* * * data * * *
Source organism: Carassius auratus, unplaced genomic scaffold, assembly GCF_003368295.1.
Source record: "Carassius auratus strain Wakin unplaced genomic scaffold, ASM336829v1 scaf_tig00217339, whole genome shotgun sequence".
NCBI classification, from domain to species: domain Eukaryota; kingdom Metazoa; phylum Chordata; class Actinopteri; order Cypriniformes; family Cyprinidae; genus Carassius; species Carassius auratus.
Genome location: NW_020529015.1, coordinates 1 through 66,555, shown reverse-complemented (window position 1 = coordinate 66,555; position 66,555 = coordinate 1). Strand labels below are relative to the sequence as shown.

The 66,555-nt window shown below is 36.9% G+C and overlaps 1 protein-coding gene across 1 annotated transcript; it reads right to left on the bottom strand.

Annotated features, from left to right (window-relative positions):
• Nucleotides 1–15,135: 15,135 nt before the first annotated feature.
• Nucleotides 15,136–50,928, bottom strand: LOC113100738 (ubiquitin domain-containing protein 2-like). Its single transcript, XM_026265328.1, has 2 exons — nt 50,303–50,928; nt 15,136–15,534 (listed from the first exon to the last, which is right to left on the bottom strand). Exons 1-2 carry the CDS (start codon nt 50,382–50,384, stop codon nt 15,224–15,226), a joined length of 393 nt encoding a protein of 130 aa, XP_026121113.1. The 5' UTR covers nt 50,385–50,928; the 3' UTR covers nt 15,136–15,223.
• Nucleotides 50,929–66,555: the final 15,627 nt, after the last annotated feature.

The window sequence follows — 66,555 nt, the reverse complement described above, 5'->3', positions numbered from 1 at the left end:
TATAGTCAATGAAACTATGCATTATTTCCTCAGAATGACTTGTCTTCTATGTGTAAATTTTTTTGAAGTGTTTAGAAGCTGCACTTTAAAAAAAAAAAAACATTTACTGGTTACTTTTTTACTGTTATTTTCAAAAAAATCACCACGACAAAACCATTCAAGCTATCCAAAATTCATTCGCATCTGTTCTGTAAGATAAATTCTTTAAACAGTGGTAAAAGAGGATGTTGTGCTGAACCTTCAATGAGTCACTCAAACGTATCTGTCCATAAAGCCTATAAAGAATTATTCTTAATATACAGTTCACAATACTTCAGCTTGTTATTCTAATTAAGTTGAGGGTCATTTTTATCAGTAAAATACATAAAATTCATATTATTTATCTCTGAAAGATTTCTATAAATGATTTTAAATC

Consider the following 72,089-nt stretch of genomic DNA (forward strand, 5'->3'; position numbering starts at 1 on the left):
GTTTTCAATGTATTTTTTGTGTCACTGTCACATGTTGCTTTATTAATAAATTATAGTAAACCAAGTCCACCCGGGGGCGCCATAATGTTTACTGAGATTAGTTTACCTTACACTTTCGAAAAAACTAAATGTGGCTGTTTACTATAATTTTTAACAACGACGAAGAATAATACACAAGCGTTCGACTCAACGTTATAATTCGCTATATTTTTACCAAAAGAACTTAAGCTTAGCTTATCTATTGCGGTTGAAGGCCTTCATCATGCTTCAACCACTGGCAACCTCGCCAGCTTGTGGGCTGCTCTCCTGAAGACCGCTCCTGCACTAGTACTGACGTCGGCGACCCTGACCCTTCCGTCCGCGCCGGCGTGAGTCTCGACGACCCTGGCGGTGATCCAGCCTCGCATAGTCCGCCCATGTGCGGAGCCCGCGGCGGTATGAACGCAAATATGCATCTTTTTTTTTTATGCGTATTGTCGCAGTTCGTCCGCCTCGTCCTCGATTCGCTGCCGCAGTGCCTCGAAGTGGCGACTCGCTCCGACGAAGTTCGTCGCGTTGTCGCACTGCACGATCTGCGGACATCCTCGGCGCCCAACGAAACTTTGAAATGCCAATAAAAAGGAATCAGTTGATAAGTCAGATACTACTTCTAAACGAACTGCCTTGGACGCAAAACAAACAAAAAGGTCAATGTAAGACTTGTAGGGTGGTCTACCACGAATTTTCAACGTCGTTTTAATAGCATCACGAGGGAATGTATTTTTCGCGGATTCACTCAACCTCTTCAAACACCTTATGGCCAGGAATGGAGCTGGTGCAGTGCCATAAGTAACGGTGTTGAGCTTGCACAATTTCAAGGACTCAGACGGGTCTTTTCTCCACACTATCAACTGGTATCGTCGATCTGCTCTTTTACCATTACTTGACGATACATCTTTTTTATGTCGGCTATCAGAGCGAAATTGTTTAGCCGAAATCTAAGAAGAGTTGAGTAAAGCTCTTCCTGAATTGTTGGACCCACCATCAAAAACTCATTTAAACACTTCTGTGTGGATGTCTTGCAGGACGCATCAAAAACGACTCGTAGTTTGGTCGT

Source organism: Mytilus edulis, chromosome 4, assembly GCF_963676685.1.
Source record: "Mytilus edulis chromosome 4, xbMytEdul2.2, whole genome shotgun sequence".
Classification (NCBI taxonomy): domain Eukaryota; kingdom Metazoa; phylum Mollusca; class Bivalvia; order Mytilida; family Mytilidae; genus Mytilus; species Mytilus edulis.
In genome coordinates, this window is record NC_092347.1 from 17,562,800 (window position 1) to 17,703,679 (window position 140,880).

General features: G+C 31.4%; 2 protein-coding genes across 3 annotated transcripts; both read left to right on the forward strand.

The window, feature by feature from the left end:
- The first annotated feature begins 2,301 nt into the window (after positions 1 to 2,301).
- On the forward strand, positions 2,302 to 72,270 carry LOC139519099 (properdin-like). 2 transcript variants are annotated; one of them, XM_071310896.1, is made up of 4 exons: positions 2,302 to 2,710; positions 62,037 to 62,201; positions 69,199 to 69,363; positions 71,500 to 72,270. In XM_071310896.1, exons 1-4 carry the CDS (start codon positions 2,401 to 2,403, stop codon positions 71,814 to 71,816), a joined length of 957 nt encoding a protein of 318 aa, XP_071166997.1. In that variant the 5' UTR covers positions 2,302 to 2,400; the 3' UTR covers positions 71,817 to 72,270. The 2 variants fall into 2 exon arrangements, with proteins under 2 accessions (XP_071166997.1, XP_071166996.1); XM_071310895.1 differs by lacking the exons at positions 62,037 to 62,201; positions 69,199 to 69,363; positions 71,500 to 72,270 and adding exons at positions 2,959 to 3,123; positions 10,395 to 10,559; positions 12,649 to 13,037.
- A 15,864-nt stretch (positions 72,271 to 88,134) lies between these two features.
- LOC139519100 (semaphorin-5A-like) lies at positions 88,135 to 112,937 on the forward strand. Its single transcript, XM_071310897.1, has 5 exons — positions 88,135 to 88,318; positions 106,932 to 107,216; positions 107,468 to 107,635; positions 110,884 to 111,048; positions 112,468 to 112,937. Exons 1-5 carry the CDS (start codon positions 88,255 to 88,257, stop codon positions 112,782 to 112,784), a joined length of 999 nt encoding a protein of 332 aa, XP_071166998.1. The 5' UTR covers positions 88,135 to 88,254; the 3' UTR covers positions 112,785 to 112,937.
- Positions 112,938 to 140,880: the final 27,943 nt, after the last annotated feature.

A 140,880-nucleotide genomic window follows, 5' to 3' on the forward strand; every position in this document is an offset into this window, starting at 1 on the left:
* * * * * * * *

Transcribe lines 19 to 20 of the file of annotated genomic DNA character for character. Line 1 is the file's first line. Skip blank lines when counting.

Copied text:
The window, feature by feature from the left end:
- The first annotated feature begins 2,301 nt into the window (after positions 1 to 2,301).